Various household uses include lubricating door hinges, shower heads, threads on bolts, garden hose threads or any thread or mechanism that can be lubricated.

As a sealant around electrical contacts[edit]

Silcone greases are electrically insulating and are often applied to electrical connectors, particularly those containing rubber gaskets, as a means of sealing and protecting the connector. In this context they are often referred to as dielectric grease.[8][9]

A common use of this type is in the high-voltage connection associated with gasoline engine spark plugs, where grease is applied to the rubber boot of the plug wire to help it slide onto the ceramic insulator of the plug, to seal the rubber boot, and to prevent the rubber's adhesion to the ceramic. Such greases are formulated to withstand the high temperature generally associated with the areas in which spark plugs are located, and can be applied to contacts as well (because the contact pressure is sufficient to penetrate the grease film). Doing so on such high pressure contact surfaces between different metals has the further advantage of sealing the contact area against electrolytes that might cause rapid deterioration of the metals by galvanic corrosion.[10]

Silicone grease can decompose to form an insulating layer at or next to switch contacts that experience arcing, and contamination can cause the contacts to prematurely fail.[11]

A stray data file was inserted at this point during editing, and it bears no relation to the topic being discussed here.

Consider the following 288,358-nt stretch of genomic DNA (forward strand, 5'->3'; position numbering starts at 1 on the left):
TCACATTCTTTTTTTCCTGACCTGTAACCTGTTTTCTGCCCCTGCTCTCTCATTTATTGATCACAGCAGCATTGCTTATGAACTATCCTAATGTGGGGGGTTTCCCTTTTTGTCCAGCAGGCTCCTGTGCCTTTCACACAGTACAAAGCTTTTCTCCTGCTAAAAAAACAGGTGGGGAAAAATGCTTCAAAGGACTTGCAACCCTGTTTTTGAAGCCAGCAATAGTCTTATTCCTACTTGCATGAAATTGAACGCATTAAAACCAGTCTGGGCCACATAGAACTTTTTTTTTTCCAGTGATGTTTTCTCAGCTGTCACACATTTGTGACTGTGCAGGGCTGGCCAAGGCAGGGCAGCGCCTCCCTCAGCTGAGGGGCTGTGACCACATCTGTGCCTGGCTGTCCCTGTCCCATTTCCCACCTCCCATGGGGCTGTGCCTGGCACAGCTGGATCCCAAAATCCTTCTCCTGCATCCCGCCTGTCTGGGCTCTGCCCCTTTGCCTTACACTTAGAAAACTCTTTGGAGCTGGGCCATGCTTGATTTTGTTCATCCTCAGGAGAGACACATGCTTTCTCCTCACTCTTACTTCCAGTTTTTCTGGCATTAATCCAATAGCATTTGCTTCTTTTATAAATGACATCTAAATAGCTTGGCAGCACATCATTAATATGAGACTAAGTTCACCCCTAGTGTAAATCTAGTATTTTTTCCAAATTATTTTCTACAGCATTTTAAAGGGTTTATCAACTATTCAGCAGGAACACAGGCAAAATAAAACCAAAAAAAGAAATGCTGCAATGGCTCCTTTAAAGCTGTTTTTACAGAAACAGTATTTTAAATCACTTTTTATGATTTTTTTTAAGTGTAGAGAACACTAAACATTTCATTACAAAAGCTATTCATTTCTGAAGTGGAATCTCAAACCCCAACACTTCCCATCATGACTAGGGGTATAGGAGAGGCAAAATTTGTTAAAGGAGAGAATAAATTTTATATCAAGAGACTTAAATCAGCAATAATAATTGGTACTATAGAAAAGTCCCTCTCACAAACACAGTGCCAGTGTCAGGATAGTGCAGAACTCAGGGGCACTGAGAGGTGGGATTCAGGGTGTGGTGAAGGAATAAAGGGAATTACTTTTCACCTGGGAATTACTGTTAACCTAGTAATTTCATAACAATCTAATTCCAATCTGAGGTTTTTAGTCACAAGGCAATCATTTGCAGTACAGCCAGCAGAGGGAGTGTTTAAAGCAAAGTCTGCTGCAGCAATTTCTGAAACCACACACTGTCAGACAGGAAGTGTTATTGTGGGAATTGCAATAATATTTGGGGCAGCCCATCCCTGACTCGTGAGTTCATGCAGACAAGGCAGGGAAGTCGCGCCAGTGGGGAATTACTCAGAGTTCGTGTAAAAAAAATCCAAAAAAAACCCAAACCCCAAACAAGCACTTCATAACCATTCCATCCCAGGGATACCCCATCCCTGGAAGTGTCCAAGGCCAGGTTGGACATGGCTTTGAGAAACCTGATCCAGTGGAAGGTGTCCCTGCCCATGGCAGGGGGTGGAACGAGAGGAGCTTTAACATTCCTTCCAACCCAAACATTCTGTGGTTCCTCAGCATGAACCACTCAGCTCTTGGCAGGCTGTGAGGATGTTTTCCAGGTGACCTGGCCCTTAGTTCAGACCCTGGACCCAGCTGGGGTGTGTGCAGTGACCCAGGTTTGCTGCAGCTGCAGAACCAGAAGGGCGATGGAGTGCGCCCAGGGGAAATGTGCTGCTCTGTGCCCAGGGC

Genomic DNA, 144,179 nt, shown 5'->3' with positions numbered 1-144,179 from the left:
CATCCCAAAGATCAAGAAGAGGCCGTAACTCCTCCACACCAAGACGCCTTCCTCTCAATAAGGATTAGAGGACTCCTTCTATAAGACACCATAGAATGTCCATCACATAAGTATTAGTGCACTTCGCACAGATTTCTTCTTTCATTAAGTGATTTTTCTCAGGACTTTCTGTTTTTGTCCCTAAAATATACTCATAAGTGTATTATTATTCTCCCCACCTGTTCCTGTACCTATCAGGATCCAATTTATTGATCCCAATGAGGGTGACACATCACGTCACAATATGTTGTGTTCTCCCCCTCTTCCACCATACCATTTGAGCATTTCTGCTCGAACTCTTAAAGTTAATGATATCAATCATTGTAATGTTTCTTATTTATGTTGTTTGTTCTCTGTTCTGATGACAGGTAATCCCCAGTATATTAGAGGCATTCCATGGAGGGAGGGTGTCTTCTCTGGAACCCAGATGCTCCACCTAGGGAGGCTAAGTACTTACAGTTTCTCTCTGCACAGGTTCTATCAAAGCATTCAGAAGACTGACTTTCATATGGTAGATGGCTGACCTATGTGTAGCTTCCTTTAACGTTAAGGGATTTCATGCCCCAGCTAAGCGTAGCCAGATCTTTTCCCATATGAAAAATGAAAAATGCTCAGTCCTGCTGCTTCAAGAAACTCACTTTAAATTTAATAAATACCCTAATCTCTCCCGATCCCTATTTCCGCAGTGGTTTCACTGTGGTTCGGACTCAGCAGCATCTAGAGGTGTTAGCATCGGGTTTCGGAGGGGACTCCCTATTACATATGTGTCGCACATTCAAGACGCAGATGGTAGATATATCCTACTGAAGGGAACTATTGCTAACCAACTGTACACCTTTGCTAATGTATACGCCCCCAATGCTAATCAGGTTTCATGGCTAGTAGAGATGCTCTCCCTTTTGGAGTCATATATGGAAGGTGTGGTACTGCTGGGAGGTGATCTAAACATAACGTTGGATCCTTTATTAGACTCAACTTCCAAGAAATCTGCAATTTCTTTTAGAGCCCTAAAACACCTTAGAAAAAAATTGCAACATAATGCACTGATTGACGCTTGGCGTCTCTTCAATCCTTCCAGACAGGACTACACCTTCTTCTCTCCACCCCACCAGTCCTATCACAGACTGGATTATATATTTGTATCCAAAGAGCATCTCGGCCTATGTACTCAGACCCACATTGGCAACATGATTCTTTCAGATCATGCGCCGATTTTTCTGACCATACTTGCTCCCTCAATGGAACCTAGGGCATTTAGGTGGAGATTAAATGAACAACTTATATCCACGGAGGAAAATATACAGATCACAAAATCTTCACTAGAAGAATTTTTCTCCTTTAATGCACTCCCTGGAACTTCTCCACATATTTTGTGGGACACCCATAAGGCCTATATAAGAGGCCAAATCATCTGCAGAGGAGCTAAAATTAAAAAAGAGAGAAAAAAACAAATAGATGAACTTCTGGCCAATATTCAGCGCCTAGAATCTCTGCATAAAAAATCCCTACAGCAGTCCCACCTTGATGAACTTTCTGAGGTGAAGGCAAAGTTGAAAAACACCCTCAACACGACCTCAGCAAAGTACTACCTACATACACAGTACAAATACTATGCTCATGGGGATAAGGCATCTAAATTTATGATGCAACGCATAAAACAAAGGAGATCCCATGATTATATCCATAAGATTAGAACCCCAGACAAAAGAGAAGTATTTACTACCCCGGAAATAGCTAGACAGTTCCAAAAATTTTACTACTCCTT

References[edit]

  1. ^ Thorsten Bartels et al. "Lubricants and Lubrication" in Ullmann's Encyclopedia of Industrial Chemistry, 2005, Weinheim. doi:10.1002/14356007.a15_423
  2. ^ "Solubility of silicone fluids" (pdf). Retrieved March 6, 2019.
  3. ^ Haiduc, I., "Silicone Grease: A Serendipitous Reagent for the Synthesis of Exotic Molecular and Supramolecular Compounds", Organometallics 2004, volume 23, pp. 3-8. doi:10.1021/om034176w
  4. ^ Lucian C. Pop and M. Saito (2015). "Serendipitous Reactions Involving a Silicone Grease". Coordination Chemistry Reviews. 314: 64–70. doi:10.1016/j.ccr.2015.07.005.
  5. ^ Jamie S. Ritch and Tristram Chivers (2007). "Silicon Analogues of Crown Ethers and Cryptands: A New Chapter in Host–Guest Chemistry?". Angewandte Chemie International Edition. 46 (25): 4610–4613. doi:10.1002/anie.200701822. ISSN 1433-7851. PMID 17546579.
  6. ^ Lucian C. Pop; et al. (2014). "Synthesis and structures of monomeric group 14 triols and their reactivity". Canadian Journal of Chemistry. 92 (6): 542–548. doi:10.1139/cjc-2013-0496.
  7. ^ Fulmer, Gregory R.; Miller, Alexander J. M.; Sherden, Nathaniel H.; Gottlieb, Hugo E.; Nudelman, Abraham; Stoltz, Brian M.; Bercaw, John E.; Goldberg, Karen I. (10 May 2010). "NMR Chemical Shifts of Trace Impurities: Common Laboratory Solvents, Organics, and Gases in Deuterated Solvents Relevant to the Organometallic Chemist". Organometallics. 29 (9): 2176–2179. doi:10.1021/om100106e.
  8. ^ MotorBoating. February 2010. pp. 76–.
  9. ^ EEE. Mactier Publishing Corporation. 1965.
  10. ^ Tim Gilles (1 January 2015). Automotive Service: Inspection, Maintenance, Repair. Cengage Learning. pp. 765–. ISBN 978-1-305-44593-2.
  11. ^ Dugger, M. T.; Groysman, D.; Celina, M. C.; Alam, T. M.; Argibay, N.; Nation, B. L.; Prasad, S. V. (2014). "Mechanically-induced degradation of metallic sliding electrical contacts in silicone fluid at room temperature". 2014 IEEE 60th Holm Conference on Electrical Contacts (Holm). pp. 1–6. doi:10.1109/HOLM.2014.7031029. ISBN 978-1-4799-6068-2.